There’s a big difference between your typical start up and a growing number of not-for-profits, and your typical large enterprise, whether private sector or public.
For the first group, they’re already in the cloud for routine daily activities. For the second, they’re almost always operating in house, even if they have a few applications running in the cloud.
What’s the number one application in any organization by number of hours spent using it? Probably email.
Big enterprises shy away from cloud-based email. “Our secrets will be exposed”, they say.
Start ups and not-for-profits have just as many secrets to protect. Yet they trust cloud-based email, whether it’s from Google or a vendor operating Exchange in the cloud.
I was in a not-for-profit meeting on Sunday that brought nine people together from nine different organizations. This working group will be developing budgets and other types of documents for a joint project. No one thought it unusual that we would all use Google Docs for it.
It could have been a wiki just as easily, of course — and there are no shortage of vendors of that, either.
A large enterprise would force that kind of activity into SharePoint, most likely — along with the lag time to get the new shared work group set up.
If you want to protect email, you routinely encrypt messages. Few do. (I don’t mean just “access it using secure browser — the https:// — methods” — I mean strong public key encryption.)
Some large enterprises have thought differently about this. Not enough, though.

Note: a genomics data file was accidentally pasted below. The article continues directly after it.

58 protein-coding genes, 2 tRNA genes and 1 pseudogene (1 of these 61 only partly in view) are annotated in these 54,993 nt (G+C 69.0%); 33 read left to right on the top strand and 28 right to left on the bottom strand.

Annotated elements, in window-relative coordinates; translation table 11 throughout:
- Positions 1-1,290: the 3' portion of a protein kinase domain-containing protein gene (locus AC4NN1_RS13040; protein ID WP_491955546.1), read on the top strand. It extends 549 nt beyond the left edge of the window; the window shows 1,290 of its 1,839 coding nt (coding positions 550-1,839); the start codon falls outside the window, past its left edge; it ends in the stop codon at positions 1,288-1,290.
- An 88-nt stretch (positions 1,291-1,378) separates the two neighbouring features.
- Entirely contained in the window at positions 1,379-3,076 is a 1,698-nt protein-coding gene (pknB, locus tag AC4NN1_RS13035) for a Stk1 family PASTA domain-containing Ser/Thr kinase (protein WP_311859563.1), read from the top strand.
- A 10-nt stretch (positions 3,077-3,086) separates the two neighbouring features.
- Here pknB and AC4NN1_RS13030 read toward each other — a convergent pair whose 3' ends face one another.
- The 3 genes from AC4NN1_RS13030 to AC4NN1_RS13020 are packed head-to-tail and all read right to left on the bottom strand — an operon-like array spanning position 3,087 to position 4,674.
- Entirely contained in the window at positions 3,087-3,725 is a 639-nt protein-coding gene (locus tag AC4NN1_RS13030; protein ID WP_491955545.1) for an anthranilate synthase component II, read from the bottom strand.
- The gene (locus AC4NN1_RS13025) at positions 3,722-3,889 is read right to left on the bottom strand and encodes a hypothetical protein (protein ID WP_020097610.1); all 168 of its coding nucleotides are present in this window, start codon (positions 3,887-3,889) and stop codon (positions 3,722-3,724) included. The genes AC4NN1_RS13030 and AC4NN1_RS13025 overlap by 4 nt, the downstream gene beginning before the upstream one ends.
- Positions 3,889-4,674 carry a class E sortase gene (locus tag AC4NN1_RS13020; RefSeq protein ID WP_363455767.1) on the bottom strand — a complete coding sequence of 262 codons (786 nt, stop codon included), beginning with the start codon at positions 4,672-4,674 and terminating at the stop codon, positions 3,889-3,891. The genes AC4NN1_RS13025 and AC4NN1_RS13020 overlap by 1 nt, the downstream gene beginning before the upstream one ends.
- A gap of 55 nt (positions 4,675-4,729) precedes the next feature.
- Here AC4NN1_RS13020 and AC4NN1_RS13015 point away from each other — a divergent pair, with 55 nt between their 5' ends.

Typical would be what one university said, when it danced close to the cloud and once again backed off. “We’re required to ensure that no student’s records are exposed in any way, and since professors submit marks using spreadsheets, and since work is returned to students via email, we can’t risk it.”
This from an institution riddled with incoming spam, viruses and trojans galore on the network, and a single log-in system that, while very useful to staff and students alike, means that one password being cracked is sufficient to rifle through anyone’s server space or email.
It’s not an indictment — it’s hard to have an open network that’s easy to use and not constantly be in catch-up mode to eradicate the stuff that infiltrates these days via infected devices — but it shows how large enterprises think “in house resources are more secure”.
But they’re not more secure — they’re merely as secure. In which case, it’s not an argument.
Earlier in May we spent a week discussing the Bring Your Own Device (BYOD) phenomenon. Going to the cloud and BYOD tend to fit together better than insisting on keeping all the assets on your own servers using proprietary tools.
Here’s the other big reason for putting simple office functions in the cloud: business continuity.
Most organizations don’t have a viable business continuity plan. Of the ones that do, restoring shared drives, email, SharePoint, and other tools isn’t likely on the “must recover” list.
Yet they’re now essential to continuing operations — and likely where the documents you need to restore operations live. Put this in the cloud, and it’s ready to use.
That’s what the small, the agile, and the organizations that don’t have time to muck around with technology know and make use of.
The big enterprises? Time to shift your thinking.